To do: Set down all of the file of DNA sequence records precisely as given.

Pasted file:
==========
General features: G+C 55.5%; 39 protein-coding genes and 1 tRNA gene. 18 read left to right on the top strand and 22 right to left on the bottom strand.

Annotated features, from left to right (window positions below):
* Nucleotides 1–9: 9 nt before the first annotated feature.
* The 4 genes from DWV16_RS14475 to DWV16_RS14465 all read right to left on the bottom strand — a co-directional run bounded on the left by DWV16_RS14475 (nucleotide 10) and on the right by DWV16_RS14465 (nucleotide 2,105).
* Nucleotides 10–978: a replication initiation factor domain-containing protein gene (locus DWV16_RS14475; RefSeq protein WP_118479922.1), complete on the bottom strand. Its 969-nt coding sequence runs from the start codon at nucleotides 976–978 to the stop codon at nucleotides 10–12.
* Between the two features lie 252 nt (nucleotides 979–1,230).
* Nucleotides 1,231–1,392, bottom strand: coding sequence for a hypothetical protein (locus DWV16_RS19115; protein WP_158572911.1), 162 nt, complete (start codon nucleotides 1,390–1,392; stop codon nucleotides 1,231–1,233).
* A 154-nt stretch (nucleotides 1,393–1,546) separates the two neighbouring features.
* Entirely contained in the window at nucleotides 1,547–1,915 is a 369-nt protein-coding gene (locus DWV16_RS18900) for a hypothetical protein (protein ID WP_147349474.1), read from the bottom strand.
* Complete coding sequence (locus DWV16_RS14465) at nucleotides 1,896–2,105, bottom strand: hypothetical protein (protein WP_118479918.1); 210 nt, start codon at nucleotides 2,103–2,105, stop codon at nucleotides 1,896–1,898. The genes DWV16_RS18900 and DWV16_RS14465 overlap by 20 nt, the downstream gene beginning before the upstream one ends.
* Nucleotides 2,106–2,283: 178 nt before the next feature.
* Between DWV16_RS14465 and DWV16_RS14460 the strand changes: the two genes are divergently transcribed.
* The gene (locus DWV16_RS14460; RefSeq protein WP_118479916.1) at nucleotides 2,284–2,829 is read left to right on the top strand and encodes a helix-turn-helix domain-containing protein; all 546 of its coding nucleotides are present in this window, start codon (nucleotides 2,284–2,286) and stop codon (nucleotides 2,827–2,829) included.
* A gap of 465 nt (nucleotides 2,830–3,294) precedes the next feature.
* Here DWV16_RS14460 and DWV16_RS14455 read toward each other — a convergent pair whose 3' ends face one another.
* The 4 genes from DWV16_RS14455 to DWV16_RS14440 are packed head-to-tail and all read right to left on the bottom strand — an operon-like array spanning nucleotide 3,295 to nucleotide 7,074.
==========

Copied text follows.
General features: G+C 55.5%; 39 protein-coding genes and 1 tRNA gene. 18 read left to right on the top strand and 22 right to left on the bottom strand.

Annotated features, from left to right (window positions below):
* Nucleotides 1–9: 9 nt before the first annotated feature.
* The 4 genes from DWV16_RS14475 to DWV16_RS14465 all read right to left on the bottom strand — a co-directional run bounded on the left by DWV16_RS14475 (nucleotide 10) and on the right by DWV16_RS14465 (nucleotide 2,105).
* Nucleotides 10–978: a replication initiation factor domain-containing protein gene (locus DWV16_RS14475; RefSeq protein WP_118479922.1), complete on the bottom strand. Its 969-nt coding sequence runs from the start codon at nucleotides 976–978 to the stop codon at nucleotides 10–12.
* Between the two features lie 252 nt (nucleotides 979–1,230).
* Nucleotides 1,231–1,392, bottom strand: coding sequence for a hypothetical protein (locus DWV16_RS19115; protein WP_158572911.1), 162 nt, complete (start codon nucleotides 1,390–1,392; stop codon nucleotides 1,231–1,233).
* A 154-nt stretch (nucleotides 1,393–1,546) separates the two neighbouring features.
* Entirely contained in the window at nucleotides 1,547–1,915 is a 369-nt protein-coding gene (locus DWV16_RS18900) for a hypothetical protein (protein ID WP_147349474.1), read from the bottom strand.
* Complete coding sequence (locus DWV16_RS14465) at nucleotides 1,896–2,105, bottom strand: hypothetical protein (protein WP_118479918.1); 210 nt, start codon at nucleotides 2,103–2,105, stop codon at nucleotides 1,896–1,898. The genes DWV16_RS18900 and DWV16_RS14465 overlap by 20 nt, the downstream gene beginning before the upstream one ends.
* Nucleotides 2,106–2,283: 178 nt before the next feature.
* Between DWV16_RS14465 and DWV16_RS14460 the strand changes: the two genes are divergently transcribed.
* The gene (locus DWV16_RS14460; RefSeq protein WP_118479916.1) at nucleotides 2,284–2,829 is read left to right on the top strand and encodes a helix-turn-helix domain-containing protein; all 546 of its coding nucleotides are present in this window, start codon (nucleotides 2,284–2,286) and stop codon (nucleotides 2,827–2,829) included.
* A gap of 465 nt (nucleotides 2,830–3,294) precedes the next feature.
* Here DWV16_RS14460 and DWV16_RS14455 read toward each other — a convergent pair whose 3' ends face one another.
* The 4 genes from DWV16_RS14455 to DWV16_RS14440 are packed head-to-tail and all read right to left on the bottom strand — an operon-like array spanning nucleotide 3,295 to nucleotide 7,074.